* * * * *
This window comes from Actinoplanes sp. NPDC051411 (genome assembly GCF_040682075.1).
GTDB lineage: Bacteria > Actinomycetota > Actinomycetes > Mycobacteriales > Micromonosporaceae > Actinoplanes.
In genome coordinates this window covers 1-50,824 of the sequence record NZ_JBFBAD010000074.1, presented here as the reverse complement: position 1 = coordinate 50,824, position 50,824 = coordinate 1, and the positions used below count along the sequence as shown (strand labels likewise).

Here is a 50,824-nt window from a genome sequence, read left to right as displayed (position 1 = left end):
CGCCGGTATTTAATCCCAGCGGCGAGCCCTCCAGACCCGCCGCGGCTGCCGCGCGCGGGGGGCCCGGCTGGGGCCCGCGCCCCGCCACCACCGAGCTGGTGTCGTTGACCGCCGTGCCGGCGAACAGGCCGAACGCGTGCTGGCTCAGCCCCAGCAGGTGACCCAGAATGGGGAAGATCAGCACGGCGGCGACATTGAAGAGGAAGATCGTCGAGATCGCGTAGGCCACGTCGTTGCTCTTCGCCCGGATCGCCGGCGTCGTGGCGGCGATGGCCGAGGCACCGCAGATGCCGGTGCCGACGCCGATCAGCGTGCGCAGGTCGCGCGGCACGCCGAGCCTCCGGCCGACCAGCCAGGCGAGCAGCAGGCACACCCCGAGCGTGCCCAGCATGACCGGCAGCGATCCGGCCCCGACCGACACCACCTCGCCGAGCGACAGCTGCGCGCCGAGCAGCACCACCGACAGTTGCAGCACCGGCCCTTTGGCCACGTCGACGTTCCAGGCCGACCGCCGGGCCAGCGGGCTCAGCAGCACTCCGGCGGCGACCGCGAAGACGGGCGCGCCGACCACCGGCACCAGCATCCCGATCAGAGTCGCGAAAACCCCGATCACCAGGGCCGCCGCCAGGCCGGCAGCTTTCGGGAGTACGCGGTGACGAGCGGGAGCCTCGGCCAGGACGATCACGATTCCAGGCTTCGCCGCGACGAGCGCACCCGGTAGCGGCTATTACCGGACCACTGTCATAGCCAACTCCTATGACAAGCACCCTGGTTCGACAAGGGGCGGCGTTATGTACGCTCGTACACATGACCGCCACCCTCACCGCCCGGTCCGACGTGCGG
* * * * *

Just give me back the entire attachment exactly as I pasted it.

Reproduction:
This window comes from Actinoplanes sp. NPDC051411 (genome assembly GCF_040682075.1).
GTDB lineage: Bacteria > Actinomycetota > Actinomycetes > Mycobacteriales > Micromonosporaceae > Actinoplanes.
In genome coordinates this window covers 1-50,824 of the sequence record NZ_JBFBAD010000074.1, presented here as the reverse complement: position 1 = coordinate 50,824, position 50,824 = coordinate 1, and the positions used below count along the sequence as shown (strand labels likewise).

Here is a 50,824-nt window from a genome sequence, read left to right as displayed (position 1 = left end):
CGCCGGTATTTAATCCCAGCGGCGAGCCCTCCAGACCCGCCGCGGCTGCCGCGCGCGGGGGGCCCGGCTGGGGCCCGCGCCCCGCCACCACCGAGCTGGTGTCGTTGACCGCCGTGCCGGCGAACAGGCCGAACGCGTGCTGGCTCAGCCCCAGCAGGTGACCCAGAATGGGGAAGATCAGCACGGCGGCGACATTGAAGAGGAAGATCGTCGAGATCGCGTAGGCCACGTCGTTGCTCTTCGCCCGGATCGCCGGCGTCGTGGCGGCGATGGCCGAGGCACCGCAGATGCCGGTGCCGACGCCGATCAGCGTGCGCAGGTCGCGCGGCACGCCGAGCCTCCGGCCGACCAGCCAGGCGAGCAGCAGGCACACCCCGAGCGTGCCCAGCATGACCGGCAGCGATCCGGCCCCGACCGACACCACCTCGCCGAGCGACAGCTGCGCGCCGAGCAGCACCACCGACAGTTGCAGCACCGGCCCTTTGGCCACGTCGACGTTCCAGGCCGACCGCCGGGCCAGCGGGCTCAGCAGCACTCCGGCGGCGACCGCGAAGACGGGCGCGCCGACCACCGGCACCAGCATCCCGATCAGAGTCGCGAAAACCCCGATCACCAGGGCCGCCGCCAGGCCGGCAGCTTTCGGGAGTACGCGGTGACGAGCGGGAGCCTCGGCCAGGACGATCACGATTCCAGGCTTCGCCGCGACGAGCGCACCCGGTAGCGGCTATTACCGGACCACTGTCATAGCCAACTCCTATGACAAGCACCCTGGTTCGACAAGGGGCGGCGTTATGTACGCTCGTACACATGACCGCCACCCTCACCGCCCGGTCCGACGTGCGG